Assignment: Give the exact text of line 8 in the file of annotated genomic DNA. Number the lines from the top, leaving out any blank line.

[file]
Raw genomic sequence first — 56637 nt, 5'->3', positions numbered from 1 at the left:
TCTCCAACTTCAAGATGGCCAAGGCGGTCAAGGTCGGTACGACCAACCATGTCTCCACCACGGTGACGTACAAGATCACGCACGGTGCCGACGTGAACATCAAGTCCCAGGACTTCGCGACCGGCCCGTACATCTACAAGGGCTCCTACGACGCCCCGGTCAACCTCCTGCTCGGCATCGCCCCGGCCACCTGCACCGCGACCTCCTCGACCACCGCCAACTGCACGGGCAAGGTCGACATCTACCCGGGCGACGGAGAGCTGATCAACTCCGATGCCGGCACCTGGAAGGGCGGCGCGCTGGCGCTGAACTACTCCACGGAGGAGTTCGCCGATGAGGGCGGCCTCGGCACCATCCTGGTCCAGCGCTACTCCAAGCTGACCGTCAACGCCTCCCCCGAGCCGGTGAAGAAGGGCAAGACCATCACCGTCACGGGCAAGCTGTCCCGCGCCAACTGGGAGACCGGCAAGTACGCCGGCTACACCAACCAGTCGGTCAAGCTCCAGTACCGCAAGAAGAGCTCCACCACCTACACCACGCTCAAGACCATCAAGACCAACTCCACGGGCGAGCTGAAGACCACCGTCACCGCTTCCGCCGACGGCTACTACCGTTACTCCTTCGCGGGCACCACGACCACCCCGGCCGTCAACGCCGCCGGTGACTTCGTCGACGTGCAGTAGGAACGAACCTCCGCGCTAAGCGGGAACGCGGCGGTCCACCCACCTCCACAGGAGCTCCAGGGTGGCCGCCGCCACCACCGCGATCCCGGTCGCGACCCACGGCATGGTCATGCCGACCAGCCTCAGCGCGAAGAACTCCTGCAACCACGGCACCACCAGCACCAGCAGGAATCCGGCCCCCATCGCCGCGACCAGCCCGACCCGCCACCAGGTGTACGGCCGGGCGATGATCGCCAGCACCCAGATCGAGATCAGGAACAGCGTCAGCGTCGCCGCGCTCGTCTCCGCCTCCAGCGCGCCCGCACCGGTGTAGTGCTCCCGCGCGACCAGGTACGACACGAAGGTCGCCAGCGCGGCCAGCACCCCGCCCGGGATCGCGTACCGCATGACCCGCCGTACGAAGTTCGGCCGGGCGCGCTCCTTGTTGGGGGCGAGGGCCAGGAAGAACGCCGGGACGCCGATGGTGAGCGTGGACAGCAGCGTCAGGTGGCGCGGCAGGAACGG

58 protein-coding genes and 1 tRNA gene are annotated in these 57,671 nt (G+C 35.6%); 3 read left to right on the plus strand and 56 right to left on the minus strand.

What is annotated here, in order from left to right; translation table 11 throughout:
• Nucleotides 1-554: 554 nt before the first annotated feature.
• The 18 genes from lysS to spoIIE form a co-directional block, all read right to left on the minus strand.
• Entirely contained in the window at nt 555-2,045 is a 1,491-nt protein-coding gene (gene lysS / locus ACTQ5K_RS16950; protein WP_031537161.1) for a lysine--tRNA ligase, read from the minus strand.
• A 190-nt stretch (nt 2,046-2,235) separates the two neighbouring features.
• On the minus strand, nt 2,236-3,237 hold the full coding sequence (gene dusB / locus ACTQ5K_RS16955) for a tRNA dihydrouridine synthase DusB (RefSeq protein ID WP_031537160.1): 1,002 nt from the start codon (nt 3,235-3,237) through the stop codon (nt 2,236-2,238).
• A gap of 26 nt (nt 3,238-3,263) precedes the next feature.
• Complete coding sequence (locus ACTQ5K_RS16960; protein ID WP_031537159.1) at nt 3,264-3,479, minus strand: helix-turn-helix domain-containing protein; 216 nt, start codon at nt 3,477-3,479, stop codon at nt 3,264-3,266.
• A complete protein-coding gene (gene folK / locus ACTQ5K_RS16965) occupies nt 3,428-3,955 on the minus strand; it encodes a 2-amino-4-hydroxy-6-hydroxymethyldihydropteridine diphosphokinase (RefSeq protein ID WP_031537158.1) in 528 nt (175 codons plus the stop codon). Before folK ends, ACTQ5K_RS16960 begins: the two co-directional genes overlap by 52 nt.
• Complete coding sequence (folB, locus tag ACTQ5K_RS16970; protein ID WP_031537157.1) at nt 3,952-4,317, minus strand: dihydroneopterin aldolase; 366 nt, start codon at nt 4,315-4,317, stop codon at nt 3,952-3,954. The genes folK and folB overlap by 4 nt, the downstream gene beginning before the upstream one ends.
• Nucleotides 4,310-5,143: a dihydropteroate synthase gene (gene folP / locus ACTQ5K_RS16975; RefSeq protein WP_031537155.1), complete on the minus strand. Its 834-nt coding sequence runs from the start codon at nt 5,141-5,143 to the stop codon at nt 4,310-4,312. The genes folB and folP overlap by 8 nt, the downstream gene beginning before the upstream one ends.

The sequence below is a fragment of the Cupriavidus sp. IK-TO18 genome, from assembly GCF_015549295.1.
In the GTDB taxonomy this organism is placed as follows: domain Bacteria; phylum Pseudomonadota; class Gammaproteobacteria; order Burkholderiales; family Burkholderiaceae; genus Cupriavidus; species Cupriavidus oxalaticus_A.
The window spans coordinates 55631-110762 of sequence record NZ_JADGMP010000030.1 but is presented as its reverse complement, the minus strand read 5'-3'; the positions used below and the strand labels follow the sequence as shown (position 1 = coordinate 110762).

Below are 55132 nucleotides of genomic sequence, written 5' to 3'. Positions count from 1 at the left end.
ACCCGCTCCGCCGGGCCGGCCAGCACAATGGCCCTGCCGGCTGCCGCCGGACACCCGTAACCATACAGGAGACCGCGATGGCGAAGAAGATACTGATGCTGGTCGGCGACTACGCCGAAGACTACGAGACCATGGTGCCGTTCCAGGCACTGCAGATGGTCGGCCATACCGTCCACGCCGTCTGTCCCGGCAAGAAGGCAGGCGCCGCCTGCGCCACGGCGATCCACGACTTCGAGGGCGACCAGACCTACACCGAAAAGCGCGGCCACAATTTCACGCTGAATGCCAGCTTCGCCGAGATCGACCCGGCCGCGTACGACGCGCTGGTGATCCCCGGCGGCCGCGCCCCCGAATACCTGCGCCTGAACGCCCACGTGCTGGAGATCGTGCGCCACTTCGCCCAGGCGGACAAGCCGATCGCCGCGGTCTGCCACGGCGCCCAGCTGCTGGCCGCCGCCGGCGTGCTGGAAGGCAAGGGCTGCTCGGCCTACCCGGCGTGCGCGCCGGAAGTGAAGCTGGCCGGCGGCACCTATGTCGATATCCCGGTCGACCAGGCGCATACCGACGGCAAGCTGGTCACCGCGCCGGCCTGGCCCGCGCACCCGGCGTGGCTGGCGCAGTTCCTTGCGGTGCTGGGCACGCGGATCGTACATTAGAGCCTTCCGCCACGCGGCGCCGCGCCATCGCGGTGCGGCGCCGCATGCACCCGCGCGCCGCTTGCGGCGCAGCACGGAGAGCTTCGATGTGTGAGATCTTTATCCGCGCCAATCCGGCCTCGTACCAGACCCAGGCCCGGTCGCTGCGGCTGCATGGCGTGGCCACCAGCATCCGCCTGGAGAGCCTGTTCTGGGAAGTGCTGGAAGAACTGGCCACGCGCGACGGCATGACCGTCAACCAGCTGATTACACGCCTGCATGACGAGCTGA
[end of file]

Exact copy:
• A 190-nt stretch (nt 2,046-2,235) separates the two neighbouring features.